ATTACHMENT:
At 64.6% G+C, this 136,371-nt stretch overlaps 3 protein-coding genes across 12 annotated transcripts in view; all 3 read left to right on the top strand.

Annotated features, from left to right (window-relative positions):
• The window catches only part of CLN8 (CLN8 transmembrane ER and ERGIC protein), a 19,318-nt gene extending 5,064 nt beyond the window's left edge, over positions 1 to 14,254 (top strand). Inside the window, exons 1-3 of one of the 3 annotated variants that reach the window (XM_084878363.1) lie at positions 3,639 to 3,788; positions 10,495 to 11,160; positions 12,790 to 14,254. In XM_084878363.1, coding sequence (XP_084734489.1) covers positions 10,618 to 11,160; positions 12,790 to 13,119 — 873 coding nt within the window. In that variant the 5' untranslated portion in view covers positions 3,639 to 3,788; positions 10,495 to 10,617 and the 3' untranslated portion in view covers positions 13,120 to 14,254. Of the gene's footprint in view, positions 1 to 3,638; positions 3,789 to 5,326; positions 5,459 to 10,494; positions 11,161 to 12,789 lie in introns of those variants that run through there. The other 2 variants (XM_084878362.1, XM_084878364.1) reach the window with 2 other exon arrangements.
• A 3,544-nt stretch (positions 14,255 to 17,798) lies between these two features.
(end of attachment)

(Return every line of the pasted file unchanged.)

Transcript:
At 64.6% G+C, this 136,371-nt stretch overlaps 3 protein-coding genes across 12 annotated transcripts in view; all 3 read left to right on the top strand.

Annotated features, from left to right (window-relative positions):
• The window catches only part of CLN8 (CLN8 transmembrane ER and ERGIC protein), a 19,318-nt gene extending 5,064 nt beyond the window's left edge, over positions 1 to 14,254 (top strand). Inside the window, exons 1-3 of one of the 3 annotated variants that reach the window (XM_084878363.1) lie at positions 3,639 to 3,788; positions 10,495 to 11,160; positions 12,790 to 14,254. In XM_084878363.1, coding sequence (XP_084734489.1) covers positions 10,618 to 11,160; positions 12,790 to 13,119 — 873 coding nt within the window. In that variant the 5' untranslated portion in view covers positions 3,639 to 3,788; positions 10,495 to 10,617 and the 3' untranslated portion in view covers positions 13,120 to 14,254. Of the gene's footprint in view, positions 1 to 3,638; positions 3,789 to 5,326; positions 5,459 to 10,494; positions 11,161 to 12,789 lie in introns of those variants that run through there. The other 2 variants (XM_084878362.1, XM_084878364.1) reach the window with 2 other exon arrangements.
• A 3,544-nt stretch (positions 14,255 to 17,798) lies between these two features.